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Education / Training The AirForce Ring Loc Kit: Part 3

The AirForce Ring Loc Kit: Part 3

by Tom Gaylord
Writing as B.B. Pelletier

Ring-Loc Kit
AirForce Condor Ring-Loc Kit.

Part 1
Part 2

This report covers:

  • Update
  • The .22
  • 0.232 orifice
  • 0.166 orifice
  • 0.145 orifice
  • 0.125 orifice
  • Discussion 1
  • .177 Condor
  • 0.166 orifice
  • 0.145 orifice
  • 0.123 orifice
  • 0.145 orifice with .177-caliber 18-inch barrel and power wide open
  • 0.123 orifice with .177-caliber 18-inch barrel and power wide open
  • Temperature affects the results
  • Discussion 2
  • Summary

I’m not doing an historical report today because there are too many current airguns and other things on my plate. Today I will tell you more about the performance of the new Ring Loc Kit from AirForce. They have given me mounds of test data to choose from and I am abbreviating it for you. Today we’ll look at the performance in .22 caliber, as well as a glimpse into the world of the .177.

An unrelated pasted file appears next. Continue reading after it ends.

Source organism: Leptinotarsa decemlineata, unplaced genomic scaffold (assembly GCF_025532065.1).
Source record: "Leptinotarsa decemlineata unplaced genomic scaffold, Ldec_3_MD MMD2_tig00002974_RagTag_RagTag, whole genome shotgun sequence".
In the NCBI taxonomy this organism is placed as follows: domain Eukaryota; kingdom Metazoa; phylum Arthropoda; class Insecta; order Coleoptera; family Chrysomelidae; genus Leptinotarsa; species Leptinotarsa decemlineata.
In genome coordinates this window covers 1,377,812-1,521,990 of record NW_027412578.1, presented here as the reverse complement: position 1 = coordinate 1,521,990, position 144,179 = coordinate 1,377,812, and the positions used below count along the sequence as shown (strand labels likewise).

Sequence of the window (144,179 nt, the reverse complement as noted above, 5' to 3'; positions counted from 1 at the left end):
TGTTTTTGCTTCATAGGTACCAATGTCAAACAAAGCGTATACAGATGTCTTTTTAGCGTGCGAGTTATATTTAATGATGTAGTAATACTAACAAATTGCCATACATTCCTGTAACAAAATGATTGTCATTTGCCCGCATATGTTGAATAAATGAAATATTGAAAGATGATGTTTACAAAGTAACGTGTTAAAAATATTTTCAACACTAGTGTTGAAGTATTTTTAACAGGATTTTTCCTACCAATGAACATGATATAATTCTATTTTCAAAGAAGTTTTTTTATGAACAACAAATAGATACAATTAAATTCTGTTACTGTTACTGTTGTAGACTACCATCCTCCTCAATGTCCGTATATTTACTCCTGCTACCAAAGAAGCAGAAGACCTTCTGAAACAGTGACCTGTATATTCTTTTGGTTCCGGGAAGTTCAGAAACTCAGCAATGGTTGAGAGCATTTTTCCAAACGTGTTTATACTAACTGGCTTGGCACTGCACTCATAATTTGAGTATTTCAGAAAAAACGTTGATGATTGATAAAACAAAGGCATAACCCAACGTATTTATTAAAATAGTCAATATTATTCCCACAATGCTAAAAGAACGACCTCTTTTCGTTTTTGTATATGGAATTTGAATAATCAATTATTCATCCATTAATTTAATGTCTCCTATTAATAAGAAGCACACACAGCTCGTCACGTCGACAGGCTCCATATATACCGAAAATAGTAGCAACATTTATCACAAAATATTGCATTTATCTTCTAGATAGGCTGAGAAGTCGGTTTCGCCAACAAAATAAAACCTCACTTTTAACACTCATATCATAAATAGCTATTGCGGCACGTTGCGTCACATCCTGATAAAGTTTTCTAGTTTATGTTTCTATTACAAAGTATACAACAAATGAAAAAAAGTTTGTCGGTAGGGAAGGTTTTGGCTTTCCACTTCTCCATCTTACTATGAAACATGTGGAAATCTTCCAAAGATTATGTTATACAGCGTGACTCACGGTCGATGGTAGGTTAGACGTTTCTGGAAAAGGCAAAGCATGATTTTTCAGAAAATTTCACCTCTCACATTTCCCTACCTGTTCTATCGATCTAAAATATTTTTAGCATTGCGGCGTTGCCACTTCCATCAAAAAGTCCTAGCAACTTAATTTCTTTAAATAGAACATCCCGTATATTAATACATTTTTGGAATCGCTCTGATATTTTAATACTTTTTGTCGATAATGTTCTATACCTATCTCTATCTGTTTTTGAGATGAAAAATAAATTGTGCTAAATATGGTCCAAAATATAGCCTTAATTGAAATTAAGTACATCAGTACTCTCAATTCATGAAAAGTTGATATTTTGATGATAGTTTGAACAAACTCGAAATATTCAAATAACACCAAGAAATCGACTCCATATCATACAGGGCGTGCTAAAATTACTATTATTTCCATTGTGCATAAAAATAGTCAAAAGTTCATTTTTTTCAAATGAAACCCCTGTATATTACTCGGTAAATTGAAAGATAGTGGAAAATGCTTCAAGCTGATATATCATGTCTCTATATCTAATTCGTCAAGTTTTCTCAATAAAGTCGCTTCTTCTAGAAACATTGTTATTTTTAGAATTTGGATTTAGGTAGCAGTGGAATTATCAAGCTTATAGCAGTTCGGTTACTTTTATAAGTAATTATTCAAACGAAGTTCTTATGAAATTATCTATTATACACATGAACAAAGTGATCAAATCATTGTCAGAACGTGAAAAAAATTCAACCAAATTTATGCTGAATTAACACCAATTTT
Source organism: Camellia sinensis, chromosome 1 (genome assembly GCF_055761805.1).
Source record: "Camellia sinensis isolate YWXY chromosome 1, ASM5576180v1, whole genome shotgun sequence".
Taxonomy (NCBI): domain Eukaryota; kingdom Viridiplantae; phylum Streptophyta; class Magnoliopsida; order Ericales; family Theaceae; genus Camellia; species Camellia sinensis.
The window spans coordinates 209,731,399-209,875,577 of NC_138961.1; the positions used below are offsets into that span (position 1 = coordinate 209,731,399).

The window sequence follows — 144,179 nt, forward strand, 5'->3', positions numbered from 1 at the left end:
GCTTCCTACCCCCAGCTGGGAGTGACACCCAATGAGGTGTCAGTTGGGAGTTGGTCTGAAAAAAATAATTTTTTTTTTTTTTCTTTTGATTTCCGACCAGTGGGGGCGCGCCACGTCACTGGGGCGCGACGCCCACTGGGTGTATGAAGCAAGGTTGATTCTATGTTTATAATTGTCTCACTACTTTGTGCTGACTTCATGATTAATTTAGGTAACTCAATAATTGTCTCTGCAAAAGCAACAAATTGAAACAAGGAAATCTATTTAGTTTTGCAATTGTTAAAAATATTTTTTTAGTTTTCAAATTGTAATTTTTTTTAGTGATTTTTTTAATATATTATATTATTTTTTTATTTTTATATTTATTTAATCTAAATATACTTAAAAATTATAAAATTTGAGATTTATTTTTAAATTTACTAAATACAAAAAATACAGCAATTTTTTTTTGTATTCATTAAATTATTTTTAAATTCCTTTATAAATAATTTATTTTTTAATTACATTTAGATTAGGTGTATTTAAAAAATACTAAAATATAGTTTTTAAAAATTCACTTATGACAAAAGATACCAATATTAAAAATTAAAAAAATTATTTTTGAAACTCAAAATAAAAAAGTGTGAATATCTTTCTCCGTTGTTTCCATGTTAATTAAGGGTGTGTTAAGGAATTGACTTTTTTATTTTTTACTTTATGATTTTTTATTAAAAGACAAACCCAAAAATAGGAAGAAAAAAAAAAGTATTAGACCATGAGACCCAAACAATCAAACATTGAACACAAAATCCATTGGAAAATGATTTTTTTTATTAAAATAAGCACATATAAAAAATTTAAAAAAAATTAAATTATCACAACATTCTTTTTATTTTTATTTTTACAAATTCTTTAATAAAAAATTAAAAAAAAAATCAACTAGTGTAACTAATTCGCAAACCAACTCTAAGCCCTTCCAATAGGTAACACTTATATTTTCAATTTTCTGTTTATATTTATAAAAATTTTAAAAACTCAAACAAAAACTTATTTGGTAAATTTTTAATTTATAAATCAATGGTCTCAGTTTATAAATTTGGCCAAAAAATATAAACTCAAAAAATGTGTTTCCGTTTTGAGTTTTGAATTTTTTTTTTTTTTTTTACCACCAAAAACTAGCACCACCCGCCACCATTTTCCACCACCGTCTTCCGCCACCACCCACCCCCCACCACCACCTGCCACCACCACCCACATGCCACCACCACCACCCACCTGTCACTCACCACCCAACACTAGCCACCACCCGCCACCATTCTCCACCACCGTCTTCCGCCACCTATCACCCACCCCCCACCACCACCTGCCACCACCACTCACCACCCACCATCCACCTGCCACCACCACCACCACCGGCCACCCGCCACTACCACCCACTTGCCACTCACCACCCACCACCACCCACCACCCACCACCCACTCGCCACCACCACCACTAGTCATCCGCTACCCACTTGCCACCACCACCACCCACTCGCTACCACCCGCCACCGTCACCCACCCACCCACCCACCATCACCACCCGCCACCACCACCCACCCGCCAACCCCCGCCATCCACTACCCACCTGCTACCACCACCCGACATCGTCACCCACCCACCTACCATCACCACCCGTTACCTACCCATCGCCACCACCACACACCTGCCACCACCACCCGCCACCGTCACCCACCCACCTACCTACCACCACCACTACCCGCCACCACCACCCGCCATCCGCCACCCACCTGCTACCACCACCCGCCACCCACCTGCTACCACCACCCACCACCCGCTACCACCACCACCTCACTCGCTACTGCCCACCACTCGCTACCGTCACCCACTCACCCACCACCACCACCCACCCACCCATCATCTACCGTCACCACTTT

The Ring Loc Kit contains orifices in sizes 0.232-, 0.166-, 0.145- and 0.123-inches. There is also that experimental orifice that has a pilot hole of 0.070-inches that’s too small to shoot anything, but serves as a pilot/guide for a small drill bit. I hope to get to that one soon.

The .22